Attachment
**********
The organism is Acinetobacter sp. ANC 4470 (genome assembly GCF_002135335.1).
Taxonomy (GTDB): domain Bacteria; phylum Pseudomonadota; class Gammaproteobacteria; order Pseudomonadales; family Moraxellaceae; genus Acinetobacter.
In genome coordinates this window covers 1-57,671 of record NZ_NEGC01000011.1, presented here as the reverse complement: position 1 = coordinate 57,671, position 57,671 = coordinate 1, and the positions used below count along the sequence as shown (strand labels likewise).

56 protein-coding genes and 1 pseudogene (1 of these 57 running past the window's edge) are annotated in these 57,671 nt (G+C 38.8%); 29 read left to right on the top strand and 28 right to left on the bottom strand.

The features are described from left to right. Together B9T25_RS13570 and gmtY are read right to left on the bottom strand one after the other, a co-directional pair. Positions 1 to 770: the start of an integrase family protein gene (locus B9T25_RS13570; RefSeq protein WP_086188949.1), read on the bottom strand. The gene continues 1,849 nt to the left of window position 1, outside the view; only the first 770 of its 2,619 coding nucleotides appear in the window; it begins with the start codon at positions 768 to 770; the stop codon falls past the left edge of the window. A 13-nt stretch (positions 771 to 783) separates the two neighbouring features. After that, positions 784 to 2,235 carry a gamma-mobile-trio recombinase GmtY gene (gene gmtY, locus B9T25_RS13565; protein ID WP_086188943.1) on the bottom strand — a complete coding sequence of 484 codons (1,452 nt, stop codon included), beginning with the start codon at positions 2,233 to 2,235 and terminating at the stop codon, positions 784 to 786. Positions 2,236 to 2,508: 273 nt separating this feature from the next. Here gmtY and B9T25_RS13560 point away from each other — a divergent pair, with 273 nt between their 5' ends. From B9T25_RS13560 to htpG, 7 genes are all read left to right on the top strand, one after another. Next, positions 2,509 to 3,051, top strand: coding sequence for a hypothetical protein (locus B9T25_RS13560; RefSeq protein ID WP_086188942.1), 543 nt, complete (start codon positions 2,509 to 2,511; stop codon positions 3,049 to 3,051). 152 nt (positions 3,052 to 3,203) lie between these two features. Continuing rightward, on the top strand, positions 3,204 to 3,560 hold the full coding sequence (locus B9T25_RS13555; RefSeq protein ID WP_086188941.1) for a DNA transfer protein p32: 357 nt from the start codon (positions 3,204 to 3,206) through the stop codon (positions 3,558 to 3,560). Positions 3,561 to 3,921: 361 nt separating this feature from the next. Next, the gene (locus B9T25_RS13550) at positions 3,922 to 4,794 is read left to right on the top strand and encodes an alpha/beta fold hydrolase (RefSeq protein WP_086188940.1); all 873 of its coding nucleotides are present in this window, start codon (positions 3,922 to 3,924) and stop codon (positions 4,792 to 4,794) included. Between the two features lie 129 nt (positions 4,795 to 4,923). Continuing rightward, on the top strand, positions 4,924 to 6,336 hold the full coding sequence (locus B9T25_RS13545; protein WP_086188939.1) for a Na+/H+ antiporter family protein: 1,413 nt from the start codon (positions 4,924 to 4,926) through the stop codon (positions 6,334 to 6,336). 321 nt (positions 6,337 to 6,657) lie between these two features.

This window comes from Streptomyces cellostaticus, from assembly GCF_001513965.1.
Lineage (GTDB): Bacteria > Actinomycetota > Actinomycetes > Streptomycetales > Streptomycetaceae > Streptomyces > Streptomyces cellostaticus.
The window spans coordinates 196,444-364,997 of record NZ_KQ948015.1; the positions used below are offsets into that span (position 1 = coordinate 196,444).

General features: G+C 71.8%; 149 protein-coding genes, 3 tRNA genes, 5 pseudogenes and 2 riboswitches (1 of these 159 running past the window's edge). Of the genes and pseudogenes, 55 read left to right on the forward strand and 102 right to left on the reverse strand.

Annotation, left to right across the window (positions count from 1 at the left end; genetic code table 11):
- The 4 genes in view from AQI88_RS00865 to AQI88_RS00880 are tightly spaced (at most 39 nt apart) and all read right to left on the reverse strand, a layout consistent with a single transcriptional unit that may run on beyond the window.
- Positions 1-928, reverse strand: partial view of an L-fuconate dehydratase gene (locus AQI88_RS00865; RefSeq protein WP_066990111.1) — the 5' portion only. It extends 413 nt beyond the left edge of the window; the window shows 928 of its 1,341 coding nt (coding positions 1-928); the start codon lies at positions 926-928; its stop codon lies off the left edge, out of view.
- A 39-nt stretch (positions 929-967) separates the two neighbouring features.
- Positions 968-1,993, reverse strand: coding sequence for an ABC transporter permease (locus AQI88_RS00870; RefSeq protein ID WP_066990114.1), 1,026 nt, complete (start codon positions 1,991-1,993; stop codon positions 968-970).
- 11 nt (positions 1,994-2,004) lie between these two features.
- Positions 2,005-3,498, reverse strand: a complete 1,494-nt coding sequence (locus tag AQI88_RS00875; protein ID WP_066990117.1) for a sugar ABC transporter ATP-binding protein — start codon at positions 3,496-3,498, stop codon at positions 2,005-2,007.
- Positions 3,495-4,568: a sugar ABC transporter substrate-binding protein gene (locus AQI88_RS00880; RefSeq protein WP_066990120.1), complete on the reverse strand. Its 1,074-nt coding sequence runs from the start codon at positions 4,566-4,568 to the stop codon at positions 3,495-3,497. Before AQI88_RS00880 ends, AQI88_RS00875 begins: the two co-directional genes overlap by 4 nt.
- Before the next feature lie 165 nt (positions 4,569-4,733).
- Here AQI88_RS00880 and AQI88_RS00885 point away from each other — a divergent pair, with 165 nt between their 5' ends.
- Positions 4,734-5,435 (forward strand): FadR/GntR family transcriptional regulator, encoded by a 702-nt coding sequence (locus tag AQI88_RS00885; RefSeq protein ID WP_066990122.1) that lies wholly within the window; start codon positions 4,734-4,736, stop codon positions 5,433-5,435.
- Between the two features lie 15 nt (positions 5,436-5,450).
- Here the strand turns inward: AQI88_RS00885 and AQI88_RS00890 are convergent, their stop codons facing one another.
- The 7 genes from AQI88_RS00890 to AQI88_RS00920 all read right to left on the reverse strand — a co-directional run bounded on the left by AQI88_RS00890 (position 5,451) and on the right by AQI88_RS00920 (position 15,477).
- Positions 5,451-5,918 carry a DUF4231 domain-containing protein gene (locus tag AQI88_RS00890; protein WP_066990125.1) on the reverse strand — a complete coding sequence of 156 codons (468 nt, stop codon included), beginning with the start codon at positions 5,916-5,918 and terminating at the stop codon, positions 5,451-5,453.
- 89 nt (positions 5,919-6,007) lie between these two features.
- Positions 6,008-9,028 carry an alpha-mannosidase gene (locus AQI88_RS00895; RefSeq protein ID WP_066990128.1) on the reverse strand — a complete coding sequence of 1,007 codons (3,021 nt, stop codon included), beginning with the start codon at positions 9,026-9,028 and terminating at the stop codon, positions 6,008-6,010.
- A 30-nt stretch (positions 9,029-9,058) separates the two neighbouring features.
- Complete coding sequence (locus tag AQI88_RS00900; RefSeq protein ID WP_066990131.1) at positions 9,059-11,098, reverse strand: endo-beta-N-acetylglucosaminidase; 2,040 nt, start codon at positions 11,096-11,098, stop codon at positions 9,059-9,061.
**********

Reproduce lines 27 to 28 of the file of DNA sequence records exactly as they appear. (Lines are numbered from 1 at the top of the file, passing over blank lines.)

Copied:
- A 30-nt stretch (positions 9,029-9,058) separates the two neighbouring features.
- Complete coding sequence (locus tag AQI88_RS00900; RefSeq protein ID WP_066990131.1) at positions 9,059-11,098, reverse strand: endo-beta-N-acetylglucosaminidase; 2,040 nt, start codon at positions 11,096-11,098, stop codon at positions 9,059-9,061.